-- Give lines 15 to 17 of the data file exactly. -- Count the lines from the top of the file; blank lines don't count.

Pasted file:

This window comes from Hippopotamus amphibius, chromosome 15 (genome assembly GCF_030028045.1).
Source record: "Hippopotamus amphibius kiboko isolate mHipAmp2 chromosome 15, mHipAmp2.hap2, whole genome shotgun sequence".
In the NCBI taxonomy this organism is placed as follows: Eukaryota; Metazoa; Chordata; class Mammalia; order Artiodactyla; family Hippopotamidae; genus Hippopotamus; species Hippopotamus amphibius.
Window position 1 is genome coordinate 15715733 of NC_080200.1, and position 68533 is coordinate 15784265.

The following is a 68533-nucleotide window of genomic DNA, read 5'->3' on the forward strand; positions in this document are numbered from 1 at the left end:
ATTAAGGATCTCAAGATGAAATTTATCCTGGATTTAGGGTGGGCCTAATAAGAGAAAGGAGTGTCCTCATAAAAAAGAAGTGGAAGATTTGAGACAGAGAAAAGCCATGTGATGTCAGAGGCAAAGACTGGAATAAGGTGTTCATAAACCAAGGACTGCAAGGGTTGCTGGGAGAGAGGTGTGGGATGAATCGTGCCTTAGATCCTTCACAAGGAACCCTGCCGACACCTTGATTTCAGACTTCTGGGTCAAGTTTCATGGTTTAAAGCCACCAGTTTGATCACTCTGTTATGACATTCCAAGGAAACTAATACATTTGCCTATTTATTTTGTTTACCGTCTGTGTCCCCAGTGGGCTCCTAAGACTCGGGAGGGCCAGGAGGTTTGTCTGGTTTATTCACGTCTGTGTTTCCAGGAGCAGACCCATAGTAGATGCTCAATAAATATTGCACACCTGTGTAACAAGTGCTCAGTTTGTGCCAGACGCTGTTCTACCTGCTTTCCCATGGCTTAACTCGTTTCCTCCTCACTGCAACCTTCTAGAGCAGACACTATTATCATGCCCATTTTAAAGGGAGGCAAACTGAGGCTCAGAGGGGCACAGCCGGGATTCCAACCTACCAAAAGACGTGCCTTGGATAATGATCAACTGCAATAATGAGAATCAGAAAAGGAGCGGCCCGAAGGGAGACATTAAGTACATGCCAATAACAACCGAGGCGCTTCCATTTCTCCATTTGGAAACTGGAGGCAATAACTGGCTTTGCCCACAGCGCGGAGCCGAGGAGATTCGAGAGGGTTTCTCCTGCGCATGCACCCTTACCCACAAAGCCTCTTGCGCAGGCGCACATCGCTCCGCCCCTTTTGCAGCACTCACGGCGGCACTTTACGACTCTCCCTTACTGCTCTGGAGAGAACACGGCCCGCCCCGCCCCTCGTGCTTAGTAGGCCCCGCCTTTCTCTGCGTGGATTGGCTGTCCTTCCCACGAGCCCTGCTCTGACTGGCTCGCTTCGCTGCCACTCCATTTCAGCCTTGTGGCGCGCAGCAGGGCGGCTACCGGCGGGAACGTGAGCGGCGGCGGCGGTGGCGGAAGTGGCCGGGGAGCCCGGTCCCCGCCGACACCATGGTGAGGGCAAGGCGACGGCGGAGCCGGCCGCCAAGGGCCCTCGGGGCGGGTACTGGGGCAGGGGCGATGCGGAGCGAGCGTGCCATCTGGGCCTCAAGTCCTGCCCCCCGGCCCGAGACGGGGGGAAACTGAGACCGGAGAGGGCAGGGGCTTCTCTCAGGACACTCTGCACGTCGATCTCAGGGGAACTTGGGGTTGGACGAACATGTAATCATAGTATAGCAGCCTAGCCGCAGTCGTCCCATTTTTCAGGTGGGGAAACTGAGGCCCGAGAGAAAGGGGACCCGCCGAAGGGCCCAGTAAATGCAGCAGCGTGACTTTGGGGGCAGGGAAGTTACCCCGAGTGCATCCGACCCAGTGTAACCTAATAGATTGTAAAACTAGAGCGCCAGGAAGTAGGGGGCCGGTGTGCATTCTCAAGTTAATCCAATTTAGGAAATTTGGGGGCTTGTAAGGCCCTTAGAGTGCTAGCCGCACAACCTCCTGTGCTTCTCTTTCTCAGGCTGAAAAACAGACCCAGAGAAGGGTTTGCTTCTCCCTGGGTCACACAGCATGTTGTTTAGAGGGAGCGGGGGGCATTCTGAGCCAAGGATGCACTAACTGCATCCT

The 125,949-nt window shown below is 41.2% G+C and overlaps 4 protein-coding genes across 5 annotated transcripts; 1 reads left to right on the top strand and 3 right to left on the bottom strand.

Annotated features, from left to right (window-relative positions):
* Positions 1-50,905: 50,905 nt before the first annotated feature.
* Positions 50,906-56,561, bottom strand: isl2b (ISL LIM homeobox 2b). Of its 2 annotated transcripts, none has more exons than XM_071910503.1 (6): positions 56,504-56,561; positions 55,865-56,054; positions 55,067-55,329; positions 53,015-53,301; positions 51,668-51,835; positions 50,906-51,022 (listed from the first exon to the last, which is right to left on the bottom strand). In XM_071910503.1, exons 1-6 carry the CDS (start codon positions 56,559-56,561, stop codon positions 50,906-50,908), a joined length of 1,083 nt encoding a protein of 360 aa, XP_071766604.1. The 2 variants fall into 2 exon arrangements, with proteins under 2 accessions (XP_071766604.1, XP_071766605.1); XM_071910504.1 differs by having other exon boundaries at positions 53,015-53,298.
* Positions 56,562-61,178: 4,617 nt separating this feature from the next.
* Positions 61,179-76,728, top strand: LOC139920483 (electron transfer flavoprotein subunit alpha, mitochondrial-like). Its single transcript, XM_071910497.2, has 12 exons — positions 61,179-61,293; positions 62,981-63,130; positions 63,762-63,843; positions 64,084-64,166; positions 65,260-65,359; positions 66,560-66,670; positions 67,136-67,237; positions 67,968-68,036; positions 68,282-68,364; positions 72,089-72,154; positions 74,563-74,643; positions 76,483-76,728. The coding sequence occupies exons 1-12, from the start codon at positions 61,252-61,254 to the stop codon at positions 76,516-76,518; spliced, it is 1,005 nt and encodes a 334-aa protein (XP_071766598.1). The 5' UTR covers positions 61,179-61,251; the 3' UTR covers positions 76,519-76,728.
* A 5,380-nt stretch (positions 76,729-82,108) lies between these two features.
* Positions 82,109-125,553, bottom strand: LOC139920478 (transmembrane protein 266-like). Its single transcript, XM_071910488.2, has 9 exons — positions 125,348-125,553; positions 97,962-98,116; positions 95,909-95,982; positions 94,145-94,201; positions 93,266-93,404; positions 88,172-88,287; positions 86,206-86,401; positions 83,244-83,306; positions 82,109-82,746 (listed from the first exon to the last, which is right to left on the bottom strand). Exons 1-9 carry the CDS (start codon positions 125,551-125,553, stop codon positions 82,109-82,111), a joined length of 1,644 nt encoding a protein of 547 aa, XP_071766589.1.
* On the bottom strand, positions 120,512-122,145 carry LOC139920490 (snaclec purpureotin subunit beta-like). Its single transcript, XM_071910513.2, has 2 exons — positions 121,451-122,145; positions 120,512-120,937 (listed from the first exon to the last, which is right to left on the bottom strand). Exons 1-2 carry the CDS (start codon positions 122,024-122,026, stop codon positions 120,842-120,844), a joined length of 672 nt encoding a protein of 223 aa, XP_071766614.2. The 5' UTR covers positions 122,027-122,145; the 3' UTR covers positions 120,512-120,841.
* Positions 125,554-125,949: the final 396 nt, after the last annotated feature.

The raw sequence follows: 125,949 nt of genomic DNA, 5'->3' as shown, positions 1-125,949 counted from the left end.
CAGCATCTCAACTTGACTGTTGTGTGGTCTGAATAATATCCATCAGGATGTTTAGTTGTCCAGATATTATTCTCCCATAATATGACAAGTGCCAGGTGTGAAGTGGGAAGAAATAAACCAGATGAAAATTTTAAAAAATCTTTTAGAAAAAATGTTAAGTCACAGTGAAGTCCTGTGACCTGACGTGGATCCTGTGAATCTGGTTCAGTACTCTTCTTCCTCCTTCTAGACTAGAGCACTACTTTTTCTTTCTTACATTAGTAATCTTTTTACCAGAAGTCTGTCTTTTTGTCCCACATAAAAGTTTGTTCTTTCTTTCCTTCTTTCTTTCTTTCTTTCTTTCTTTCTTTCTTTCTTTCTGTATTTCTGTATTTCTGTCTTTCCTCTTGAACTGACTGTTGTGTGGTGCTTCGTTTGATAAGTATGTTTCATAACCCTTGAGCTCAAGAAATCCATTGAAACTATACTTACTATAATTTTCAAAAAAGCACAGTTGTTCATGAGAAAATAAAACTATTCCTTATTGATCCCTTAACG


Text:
* On the bottom strand, positions 120,512-122,145 carry LOC139920490 (snaclec purpureotin subunit beta-like). Its single transcript, XM_071910513.2, has 2 exons — positions 121,451-122,145; positions 120,512-120,937 (listed from the first exon to the last, which is right to left on the bottom strand). Exons 1-2 carry the CDS (start codon positions 122,024-122,026, stop codon positions 120,842-120,844), a joined length of 672 nt encoding a protein of 223 aa, XP_071766614.2. The 5' UTR covers positions 122,027-122,145; the 3' UTR covers positions 120,512-120,841.
* Positions 125,554-125,949: the final 396 nt, after the last annotated feature.

The raw sequence follows: 125,949 nt of genomic DNA, 5'->3' as shown, positions 1-125,949 counted from the left end.